Organizations can persuade people to pay attention to society’s problems by making emotional appeals, with eye-catching statistics and human interest stories, according to a new study co-written by Adam Seth Levine.
A Cornell-led team has found that when robots are beating humans in contests for cash prizes, people consider themselves less competent and expend slightly less effort – and they tend to dislike the robots, too.
In a groundbreaking study illuminating the extensive scope of mass incarceration in the U.S., nearly 1 in 2 Americans have had a member of their immediate family spend time in jail or prison – a far higher figure than previously estimated.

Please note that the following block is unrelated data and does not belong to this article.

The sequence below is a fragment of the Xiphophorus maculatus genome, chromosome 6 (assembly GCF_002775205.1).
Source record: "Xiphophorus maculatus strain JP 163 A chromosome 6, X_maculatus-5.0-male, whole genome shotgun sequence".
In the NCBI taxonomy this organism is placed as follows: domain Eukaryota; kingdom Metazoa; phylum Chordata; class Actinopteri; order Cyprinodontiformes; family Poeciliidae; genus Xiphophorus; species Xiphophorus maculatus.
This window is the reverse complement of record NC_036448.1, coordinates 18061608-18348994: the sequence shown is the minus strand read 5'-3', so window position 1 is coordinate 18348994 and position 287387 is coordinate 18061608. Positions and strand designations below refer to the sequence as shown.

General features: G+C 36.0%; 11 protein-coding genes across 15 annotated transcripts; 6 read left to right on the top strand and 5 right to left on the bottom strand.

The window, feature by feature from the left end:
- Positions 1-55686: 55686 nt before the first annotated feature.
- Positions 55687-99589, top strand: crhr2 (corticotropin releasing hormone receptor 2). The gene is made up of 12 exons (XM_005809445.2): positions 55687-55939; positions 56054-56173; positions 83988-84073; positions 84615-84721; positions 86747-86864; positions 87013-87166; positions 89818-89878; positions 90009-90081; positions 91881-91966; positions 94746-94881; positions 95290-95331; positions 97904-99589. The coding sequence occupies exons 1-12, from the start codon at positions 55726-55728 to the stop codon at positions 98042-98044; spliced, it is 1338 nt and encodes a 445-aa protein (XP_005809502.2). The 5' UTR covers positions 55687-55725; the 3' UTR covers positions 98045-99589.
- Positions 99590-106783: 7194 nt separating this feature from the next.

Big data, machine learning and digital surveillance have the potential to create racial and social inequalities – and make existing discrimination even worse, according to a team of Cornell scientists addressing the problem.
Unauthorized Mexican and Central American immigrants who came to the United States as children or teens live in more complex and less stable households than their documented or native-born counterparts, according to a new study from Cornell researchers.
Researchers at Cornell Tech found that people are far more likely to say they believe news stories that align with their own political views no matter what outlet they’re from. But when offered a cash bonus for accuracy, participants were more likely to trust the news stories that countered their views.